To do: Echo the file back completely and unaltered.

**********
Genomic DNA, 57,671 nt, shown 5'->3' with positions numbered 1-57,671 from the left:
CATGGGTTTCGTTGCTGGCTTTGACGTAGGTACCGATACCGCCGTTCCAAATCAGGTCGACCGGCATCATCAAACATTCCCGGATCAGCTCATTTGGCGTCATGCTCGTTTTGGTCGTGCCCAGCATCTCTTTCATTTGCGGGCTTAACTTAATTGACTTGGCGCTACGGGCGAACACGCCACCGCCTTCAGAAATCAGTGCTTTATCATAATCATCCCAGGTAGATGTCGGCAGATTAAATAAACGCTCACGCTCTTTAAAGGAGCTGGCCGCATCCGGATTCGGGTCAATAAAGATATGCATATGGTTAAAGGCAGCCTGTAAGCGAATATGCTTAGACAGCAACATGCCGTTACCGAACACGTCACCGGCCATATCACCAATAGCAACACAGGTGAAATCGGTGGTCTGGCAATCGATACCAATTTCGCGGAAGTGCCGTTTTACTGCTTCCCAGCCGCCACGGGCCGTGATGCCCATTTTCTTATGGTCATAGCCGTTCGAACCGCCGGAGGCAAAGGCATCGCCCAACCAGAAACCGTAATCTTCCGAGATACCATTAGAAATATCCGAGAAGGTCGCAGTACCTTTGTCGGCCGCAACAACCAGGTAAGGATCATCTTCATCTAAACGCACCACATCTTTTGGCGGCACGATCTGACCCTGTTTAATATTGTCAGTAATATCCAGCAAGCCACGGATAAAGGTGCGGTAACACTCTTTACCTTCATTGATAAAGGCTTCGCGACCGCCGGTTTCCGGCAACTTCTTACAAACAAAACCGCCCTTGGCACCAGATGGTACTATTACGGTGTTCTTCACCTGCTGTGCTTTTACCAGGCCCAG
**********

Genomic DNA, 57,671 nt, shown 5'->3' with positions numbered 1-57,671 from the left:
CATGGGTTTCGTTGCTGGCTTTGACGTAGGTACCGATACCGCCGTTCCAAATCAGGTCGACCGGCATCATCAAACATTCCCGGATCAGCTCATTTGGCGTCATGCTCGTTTTGGTCGTGCCCAGCATCTCTTTCATTTGCGGGCTTAACTTAATTGACTTGGCGCTACGGGCGAACACGCCACCGCCTTCAGAAATCAGTGCTTTATCATAATCATCCCAGGTAGATGTCGGCAGATTAAATAAACGCTCACGCTCTTTAAAGGAGCTGGCCGCATCCGGATTCGGGTCAATAAAGATATGCATATGGTTAAAGGCAGCCTGTAAGCGAATATGCTTAGACAGCAACATGCCGTTACCGAACACGTCACCGGCCATATCACCAATAGCAACACAGGTGAAATCGGTGGTCTGGCAATCGATACCAATTTCGCGGAAGTGCCGTTTTACTGCTTCCCAGCCGCCACGGGCCGTGATGCCCATTTTCTTATGGTCATAGCCGTTCGAACCGCCGGAGGCAAAGGCATCGCCCAACCAGAAACCGTAATCTTCCGAGATACCATTAGAAATATCCGAGAAGGTCGCAGTACCTTTGTCGGCCGCAACAACCAGGTAAGGATCATCTTCATCTAAACGCACCACATCTTTTGGCGGCACGATCTGACCCTGTTTAATATTGTCAGTAATATCCAGCAAGCCACGGATAAAGGTGCGGTAACACTCTTTACCTTCATTGATAAAGGCTTCGCGACCGCCGGTTTCCGGCAACTTCTTACAAACAAAACCGCCCTTGGCACCAGATGGTACTATTACGGTGTTCTTCACCTGCTGTGCTTTTACCAGGCCCAG